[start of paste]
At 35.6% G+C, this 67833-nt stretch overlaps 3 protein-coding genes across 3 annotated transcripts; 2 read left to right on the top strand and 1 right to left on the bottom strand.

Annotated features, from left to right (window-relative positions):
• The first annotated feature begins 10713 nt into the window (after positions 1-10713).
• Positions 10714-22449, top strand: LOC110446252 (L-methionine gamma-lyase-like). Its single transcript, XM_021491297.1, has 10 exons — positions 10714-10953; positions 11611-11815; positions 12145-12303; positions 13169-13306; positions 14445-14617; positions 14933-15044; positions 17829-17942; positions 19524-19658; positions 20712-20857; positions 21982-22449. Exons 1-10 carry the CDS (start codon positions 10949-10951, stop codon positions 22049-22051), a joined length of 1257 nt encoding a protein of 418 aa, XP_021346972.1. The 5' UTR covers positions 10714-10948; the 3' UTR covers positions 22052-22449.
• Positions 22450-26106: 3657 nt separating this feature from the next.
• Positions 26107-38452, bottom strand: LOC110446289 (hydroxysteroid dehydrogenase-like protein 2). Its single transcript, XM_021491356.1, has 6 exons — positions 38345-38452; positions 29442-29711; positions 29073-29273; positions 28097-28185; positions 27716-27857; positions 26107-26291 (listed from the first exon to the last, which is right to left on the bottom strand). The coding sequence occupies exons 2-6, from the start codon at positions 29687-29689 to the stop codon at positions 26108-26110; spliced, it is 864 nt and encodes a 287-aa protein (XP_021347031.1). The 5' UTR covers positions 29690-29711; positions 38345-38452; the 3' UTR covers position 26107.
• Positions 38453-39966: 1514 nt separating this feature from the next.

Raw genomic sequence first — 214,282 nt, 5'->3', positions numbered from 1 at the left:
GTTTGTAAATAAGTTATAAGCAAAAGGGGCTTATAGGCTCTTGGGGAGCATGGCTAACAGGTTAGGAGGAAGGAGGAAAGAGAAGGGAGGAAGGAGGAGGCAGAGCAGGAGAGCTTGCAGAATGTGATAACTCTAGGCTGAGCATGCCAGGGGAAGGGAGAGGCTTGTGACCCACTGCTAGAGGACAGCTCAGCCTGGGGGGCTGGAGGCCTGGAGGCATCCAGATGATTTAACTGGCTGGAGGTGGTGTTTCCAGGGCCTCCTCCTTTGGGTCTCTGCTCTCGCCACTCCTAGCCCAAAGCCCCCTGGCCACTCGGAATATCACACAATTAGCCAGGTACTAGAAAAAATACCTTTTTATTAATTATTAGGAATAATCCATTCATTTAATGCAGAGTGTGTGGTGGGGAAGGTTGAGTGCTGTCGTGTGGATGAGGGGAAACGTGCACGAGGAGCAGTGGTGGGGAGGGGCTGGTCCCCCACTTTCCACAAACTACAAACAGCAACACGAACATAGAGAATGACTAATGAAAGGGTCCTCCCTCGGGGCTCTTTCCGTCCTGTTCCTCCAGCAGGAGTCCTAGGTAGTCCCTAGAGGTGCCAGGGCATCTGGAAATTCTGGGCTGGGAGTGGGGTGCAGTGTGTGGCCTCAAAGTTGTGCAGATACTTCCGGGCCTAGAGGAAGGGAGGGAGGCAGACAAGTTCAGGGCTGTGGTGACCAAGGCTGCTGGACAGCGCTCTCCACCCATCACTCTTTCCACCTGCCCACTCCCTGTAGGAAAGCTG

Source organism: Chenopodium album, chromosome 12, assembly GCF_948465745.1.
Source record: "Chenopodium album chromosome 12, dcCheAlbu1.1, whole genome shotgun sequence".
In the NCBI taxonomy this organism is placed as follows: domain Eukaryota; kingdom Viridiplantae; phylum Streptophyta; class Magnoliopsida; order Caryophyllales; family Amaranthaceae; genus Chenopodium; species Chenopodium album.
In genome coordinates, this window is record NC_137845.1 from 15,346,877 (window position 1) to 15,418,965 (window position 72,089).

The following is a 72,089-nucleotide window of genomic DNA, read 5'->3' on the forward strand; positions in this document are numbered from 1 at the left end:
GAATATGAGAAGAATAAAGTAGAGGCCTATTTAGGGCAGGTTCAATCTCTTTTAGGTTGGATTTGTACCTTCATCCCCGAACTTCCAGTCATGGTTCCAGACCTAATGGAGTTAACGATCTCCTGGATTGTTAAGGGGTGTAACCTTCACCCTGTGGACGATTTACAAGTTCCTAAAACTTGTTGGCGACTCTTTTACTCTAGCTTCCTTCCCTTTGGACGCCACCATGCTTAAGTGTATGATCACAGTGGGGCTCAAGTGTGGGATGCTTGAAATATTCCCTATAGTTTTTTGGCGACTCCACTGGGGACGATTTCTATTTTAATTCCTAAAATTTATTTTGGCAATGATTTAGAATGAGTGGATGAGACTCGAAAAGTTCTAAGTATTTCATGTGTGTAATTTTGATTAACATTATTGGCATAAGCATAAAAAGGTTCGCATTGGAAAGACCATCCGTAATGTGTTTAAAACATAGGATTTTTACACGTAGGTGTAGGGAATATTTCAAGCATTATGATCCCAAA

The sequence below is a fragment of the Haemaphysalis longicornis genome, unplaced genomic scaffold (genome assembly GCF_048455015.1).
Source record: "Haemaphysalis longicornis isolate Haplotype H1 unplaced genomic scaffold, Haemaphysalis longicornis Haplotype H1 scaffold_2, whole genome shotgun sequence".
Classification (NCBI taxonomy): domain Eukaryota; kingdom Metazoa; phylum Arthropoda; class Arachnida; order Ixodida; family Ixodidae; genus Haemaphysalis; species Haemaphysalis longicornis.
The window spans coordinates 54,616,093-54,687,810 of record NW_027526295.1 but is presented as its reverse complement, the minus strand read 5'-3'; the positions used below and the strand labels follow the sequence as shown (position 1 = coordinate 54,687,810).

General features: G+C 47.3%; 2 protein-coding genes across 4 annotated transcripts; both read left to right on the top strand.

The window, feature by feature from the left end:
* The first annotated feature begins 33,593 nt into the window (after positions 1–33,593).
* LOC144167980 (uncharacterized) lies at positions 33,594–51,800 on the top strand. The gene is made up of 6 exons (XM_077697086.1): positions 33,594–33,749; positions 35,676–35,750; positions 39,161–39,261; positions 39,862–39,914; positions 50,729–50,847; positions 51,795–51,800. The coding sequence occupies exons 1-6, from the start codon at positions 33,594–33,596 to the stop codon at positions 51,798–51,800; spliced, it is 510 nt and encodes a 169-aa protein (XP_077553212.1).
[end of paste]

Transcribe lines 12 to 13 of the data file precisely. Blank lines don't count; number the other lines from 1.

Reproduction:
In the NCBI taxonomy this organism is placed as follows: domain Eukaryota; kingdom Viridiplantae; phylum Streptophyta; class Magnoliopsida; order Caryophyllales; family Amaranthaceae; genus Chenopodium; species Chenopodium album.
In genome coordinates, this window is record NC_137845.1 from 15,346,877 (window position 1) to 15,418,965 (window position 72,089).